What is the Agriculture and Food Research Initiative?

AFRI Explained: What AFRI Does and Why it Matters

What is the Agriculture and Food Research Initiative?

The Agriculture and Food Research Initiative (AFRI) is the USDA’s flagship competitive research program for the agricultural sciences. AFRI research, extension, and education grants enable researchers across the country to make progress on pressing agriculture-related issues, facilitate the transfer of research findings to producers, and support the continued development of a skilled food and agricultural workforce.

Agricultural research and development (R&D) programs like AFRI are critical to addressing agronomic, environmental, and public health challenges such as climate mitigation, nutrition, and biosecurity. As US farmers continue to face variable climate conditions, R&D is a vital component of ensuring that food, fiber, and fuel demands are met in the coming decades. To support U.S. farmers in producing more on less land and with less greenhouse gas emissions, federal investments in emerging technological innovations are imperative.

What is AFRI?

AFRI was established as part of the National Institute of Food & Agriculture (NIFA) in the 2008 Farm Bill and was most recently reauthorized in the 2018 Farm Bill. As the largest federal program providing competitive grants for fundamental research, applied research, extension, and education in food and agriculture, AFRI is a critical source of funding for a wide array of institutions, including universities, government agencies, and private companies. Fundamental research grants account for 60 percent of AFRI’s funding. AFRI grants must, where appropriate, be consistent with the aim to develop sustainable agriculture systems, and the Farm Bill directs AFRI’s grantmaking activities to focus on the following priority areas:

  • Plant Health and Production and Plant Products
  • Animal Health and Production and Animal Products
  • Food Safety, Nutrition, and Health
  • Bioenergy, Natural resources, and Environment
  • Agriculture Systems and Technology
  • Agriculture Economics and Rural Communities

Dedicated research programs guide AFRI’s work across these priority areas. The Foundational and Applied Science (FAS) program is the largest and invests in projects focused on making plant and animal production systems more sustainable, productive, and economically viable. AFRI also awards grants through its Education and Workforce Development program and the Sustainable Agriculture Systems (SAS) program.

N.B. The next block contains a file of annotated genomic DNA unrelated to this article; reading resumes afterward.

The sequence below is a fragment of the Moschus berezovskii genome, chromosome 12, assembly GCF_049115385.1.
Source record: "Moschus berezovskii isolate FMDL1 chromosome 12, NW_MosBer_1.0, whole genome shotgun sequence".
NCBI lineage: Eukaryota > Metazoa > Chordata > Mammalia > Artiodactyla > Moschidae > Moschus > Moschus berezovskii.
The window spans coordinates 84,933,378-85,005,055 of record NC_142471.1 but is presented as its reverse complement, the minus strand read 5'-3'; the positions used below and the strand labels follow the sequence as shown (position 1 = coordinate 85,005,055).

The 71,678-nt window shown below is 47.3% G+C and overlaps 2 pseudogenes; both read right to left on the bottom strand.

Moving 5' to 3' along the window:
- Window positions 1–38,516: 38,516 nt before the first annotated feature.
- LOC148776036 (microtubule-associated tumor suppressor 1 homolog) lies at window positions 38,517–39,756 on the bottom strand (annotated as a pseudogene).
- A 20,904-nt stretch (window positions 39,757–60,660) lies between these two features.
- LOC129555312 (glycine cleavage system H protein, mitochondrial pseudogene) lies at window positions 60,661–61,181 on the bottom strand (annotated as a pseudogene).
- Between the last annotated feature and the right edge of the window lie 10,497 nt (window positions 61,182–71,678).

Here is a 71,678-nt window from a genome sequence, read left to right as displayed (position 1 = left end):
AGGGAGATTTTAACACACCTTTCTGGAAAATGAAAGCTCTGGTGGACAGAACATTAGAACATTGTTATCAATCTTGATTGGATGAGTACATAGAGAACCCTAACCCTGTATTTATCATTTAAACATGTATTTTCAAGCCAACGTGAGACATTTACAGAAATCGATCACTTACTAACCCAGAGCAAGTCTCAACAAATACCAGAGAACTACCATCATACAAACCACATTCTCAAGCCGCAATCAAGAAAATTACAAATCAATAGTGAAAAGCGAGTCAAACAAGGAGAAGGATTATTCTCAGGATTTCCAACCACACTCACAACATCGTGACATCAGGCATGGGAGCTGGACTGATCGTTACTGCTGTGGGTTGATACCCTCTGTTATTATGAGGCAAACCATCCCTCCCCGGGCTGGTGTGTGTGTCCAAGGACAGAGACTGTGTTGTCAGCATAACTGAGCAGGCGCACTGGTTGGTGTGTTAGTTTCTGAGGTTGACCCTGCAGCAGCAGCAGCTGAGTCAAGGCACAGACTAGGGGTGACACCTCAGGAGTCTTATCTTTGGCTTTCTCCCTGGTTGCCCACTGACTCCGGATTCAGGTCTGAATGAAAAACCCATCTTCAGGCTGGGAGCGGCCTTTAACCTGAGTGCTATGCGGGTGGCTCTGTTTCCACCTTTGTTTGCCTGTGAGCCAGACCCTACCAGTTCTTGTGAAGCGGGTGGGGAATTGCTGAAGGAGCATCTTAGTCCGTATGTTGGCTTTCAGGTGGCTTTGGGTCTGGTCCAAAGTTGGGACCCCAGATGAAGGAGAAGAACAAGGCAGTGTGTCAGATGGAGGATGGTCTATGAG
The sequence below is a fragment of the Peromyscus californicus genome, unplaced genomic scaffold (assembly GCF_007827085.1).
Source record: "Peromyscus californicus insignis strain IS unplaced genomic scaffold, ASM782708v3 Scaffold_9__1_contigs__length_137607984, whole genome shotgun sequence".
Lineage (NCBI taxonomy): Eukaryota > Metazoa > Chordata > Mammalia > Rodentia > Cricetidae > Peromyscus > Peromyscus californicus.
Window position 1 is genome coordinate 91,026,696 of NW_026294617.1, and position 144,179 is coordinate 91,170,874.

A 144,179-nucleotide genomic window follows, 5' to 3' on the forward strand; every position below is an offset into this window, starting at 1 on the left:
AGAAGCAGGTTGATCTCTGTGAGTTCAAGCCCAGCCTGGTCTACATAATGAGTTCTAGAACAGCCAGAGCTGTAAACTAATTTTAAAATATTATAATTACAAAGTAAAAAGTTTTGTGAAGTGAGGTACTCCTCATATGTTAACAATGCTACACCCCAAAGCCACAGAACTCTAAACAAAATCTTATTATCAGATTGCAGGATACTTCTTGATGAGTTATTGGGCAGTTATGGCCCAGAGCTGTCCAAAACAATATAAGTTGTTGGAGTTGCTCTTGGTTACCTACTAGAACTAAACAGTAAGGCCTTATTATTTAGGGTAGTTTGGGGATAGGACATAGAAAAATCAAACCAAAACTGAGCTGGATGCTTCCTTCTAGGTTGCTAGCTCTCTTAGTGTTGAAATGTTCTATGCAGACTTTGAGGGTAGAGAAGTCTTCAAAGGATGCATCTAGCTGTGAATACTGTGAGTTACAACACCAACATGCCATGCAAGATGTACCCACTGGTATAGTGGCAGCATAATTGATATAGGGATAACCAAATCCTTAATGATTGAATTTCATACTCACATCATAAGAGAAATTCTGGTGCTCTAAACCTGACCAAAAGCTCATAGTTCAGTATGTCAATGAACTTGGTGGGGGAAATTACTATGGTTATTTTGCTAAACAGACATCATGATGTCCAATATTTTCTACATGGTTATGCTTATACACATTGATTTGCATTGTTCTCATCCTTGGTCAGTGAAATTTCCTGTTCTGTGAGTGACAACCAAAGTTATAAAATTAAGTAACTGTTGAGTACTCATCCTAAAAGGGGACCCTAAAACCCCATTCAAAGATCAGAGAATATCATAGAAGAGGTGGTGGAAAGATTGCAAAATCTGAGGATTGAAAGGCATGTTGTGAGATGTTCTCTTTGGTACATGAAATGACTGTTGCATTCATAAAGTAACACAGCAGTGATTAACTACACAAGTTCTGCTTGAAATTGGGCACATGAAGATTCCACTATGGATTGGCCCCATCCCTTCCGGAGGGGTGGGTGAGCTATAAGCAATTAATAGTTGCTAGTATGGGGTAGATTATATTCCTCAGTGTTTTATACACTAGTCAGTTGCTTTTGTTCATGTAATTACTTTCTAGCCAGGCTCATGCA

AFRI’s SAS program explicitly links the need for both sustainable agricultural intensification and agricultural climate adaptation by funding projects from transdisciplinary teams focused on systems approaches that promote transformational changes in US food and agriculture. The program seeks to advance projects with the long-term goal of increasing American agricultural production while reducing its environmental footprint.

Eligibility to receive integrated AFRI grants that combine research, education, and extension are restricted to only colleges and universities. Single function projects (research, education, or extension only) are available to a wider range of entities, including state agriculture experiment stations, colleges and universities, federal agencies, national laboratories, and private and nonprofit organizations. In 2019, 43 percent of awarded grants went toward integrated research projects.

What research does AFRI support?

Since its creation in 2008, AFRI has distributed more than $3 billion to advance research, education, and extension projects nationwide and has funded over 5,000 project applications.

Past AFRI research has resulted in direct benefits for agricultural producers and the environment across conventional, organic, and urban agricultural systems. Recently funded AFRI projects can be found on the NIFA’s website. A few notable examples spanning a variety of topic areas include:

  • Sustainable meat and dairy production – AFRI grants have funded research on innovations with the potential to cut the carbon footprint of U.S. meat and dairy production. For example, the University of Missouri received AFRI funding to genotype and phenotype over 8,000 cattle from eight major U.S. beef breeds. The project identified variation in the primary genes responsible for improved feed efficiency with the goal of improving the greenhouse gas emissions and economic sustainability of beef operations through marker-assisted cattle selection.